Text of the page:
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Any Person Charged with Statutory Rape can still Defend Himself/Herself in Court

Rape or forcible rape is a major crime in many jurisdictions. It is totally non-consensual and is accomplished through the use of force and/or weapon. Though also considered a crime, statutory rape is non-violent and an act between consenting individuals. It is considered a crime ,however, because one of the participants in the act is a person below the legal age of consent (which may be 16, 17 or 18, depending on the state where it was committed). Since on of the participants is below the legal age of consent, statutory rape is, therefore, also called rape of a child, aggravated sexual battery, sexual exploitation of a minor or solicitation of minor. This sexual crime carries very harsh punishments, including large fines, years in jail and, in many states, a mandatory lifetime registration as a sex offender.

Statutory rape statutes are aimed at protect minors from sexual predators. Despite this noble intention, however, it cannot be denied that many of these statutes have unintended consequences due to many legal gray areas. One example is charging with statutory rape two teenagers who engage in consensual sex simply because both are just 15 years old. Though underage, they can both be convicted and possibly even be required to register as sex offenders for life.

Many states have passed the “close in age exemptions,” to save many teenagers from statutory rape prosecution and conviction. This law that will not criminalize: (i) two individuals under the age of consent if they have sexual relationship with one another; or, (ii) an older individual who has a sexual relationship with a person who is under the age of consent. There is a limit in this “close in age exemptions,” though.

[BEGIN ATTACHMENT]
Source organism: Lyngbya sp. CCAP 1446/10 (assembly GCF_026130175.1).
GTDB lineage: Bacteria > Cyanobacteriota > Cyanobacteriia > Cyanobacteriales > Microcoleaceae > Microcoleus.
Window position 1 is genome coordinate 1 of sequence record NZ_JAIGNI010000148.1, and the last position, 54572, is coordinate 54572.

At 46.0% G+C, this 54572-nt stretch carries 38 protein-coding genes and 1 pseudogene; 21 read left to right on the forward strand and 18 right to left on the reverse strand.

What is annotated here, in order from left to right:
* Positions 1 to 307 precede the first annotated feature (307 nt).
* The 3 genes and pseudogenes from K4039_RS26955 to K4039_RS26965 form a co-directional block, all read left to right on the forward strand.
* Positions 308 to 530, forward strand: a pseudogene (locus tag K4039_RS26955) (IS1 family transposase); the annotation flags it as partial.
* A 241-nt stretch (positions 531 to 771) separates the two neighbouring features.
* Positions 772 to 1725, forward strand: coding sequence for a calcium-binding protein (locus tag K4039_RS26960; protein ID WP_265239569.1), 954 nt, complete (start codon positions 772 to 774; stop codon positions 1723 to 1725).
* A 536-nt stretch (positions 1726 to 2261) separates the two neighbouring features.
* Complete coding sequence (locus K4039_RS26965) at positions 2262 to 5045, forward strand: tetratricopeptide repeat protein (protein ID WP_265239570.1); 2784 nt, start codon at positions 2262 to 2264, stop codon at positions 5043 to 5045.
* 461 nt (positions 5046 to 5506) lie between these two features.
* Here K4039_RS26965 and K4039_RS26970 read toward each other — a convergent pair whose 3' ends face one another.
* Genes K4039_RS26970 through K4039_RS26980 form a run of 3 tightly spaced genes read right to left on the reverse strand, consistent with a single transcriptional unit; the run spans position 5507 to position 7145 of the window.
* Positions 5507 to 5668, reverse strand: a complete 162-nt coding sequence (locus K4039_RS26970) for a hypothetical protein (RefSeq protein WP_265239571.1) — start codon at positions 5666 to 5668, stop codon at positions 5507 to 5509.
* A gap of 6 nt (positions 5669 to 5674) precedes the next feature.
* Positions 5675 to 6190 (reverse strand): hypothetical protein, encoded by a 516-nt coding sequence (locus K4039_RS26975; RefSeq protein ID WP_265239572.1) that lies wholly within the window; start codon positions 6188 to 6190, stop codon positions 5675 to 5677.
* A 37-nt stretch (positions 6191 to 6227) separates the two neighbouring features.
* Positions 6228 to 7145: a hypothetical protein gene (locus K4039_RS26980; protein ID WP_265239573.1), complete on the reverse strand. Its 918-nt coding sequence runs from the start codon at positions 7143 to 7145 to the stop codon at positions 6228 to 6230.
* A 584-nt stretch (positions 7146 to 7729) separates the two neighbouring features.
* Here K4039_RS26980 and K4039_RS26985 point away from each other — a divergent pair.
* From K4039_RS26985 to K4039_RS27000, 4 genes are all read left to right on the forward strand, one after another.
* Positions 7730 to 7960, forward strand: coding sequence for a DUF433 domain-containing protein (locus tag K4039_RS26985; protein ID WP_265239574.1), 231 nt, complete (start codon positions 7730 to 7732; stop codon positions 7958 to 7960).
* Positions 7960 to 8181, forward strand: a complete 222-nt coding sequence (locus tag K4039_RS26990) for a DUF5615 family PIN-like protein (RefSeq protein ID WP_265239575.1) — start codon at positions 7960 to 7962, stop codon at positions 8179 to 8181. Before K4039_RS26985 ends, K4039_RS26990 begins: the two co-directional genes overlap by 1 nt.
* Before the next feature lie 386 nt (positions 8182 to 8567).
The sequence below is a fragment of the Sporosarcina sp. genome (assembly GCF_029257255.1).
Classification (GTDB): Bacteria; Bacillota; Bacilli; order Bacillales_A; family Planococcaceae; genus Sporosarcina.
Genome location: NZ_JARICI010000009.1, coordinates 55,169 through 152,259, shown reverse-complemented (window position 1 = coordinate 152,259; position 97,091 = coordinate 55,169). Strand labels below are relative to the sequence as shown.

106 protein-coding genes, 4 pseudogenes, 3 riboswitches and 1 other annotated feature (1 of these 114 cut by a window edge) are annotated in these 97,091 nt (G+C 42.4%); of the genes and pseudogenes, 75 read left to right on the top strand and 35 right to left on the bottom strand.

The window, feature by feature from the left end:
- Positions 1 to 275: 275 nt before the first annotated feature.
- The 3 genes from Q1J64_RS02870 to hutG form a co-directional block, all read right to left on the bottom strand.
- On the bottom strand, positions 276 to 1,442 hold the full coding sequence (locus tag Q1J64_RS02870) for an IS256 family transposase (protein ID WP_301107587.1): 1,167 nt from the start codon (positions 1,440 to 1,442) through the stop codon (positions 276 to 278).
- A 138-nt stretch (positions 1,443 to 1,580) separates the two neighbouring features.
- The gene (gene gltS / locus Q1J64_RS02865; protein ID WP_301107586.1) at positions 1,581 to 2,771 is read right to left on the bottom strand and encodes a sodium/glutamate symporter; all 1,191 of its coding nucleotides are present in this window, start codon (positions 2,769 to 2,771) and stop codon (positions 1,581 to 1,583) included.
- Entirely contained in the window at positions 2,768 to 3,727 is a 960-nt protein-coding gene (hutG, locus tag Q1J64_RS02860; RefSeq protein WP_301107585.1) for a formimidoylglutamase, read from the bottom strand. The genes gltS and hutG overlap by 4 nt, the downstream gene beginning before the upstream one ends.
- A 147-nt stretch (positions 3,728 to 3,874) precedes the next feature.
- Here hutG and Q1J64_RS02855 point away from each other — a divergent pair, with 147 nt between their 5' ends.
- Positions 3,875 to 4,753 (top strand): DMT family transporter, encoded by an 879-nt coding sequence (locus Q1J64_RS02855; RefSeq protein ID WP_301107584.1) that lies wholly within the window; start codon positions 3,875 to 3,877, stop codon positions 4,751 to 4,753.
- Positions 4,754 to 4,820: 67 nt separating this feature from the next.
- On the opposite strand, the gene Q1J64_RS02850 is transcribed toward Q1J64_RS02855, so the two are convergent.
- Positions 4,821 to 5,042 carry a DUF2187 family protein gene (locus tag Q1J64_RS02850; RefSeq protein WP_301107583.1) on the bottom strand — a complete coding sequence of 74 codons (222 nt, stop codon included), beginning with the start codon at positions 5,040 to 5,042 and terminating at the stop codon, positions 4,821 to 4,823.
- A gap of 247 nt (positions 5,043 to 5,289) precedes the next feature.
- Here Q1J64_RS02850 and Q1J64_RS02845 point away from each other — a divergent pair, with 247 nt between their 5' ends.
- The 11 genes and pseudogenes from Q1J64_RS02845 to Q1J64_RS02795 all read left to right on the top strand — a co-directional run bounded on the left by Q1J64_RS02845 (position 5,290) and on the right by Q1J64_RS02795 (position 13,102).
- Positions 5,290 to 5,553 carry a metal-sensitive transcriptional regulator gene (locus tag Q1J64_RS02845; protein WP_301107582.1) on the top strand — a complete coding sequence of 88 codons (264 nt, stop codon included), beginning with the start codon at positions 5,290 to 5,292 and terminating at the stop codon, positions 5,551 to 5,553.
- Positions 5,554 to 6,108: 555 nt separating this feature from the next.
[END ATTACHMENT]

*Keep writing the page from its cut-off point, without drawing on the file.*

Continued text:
• In Delaware, for example, where the age of consent is 18, a person who is either 16 or 17 years old is still legally allowed to consent with an older partner, so long as this partner is under the age of 30. however, those under the age of 12 may not consent under any circumstances (ages of minors and older partner vary from state-to state, thus, it is very important that one knows the differences in allowed age).
  • Marriage exemption. This allows a young individual to consent, but only to his/her spouse.
  • Close in age exemption of four years. This means that a person under the age of consent may consent to an older partner who in no more than four years older than him/her.

On the other hand, older individuals (such as teachers, guardians, government workers, or others who have position or authority) who take advantage of minors, face more extreme punishment if proven guilty.

There are instances, however, when a person had reason to believe that the one who consents to him/her is over the age of consent when, in fact, he/she is not. This can be due to a fake I.D. or when a person lies about his/her age. Whatever the case, anyone charged with statutory rape should understand that this is one serious offense that can ruin many years of his/her future if he/she is convicted. A conviction will require that his/her name, current address, and picture be displayed in the Internet, that is, registered into the national sex offender registry, for all to see and judge.

The law firm Horst Law explains that, “As frightening as the immediate consequences of a conviction for any sexual offense are, another cause for serious concern is that a conviction will directly affect the way you are able to live the rest of your life. Since you will have to register as a sex offender if you are convicted, the outcome of this case is likely to affect your employment opportunities, living arrangements, and conceivably even your personal relationships.” Though all these can be overwhelming, a person charged with a sexual offense should remember that he/she has not been convicted of anything yet. More importantly, he/she will still be able to defend himself/herself and his/her reputation in court with the help of an experienced attorney.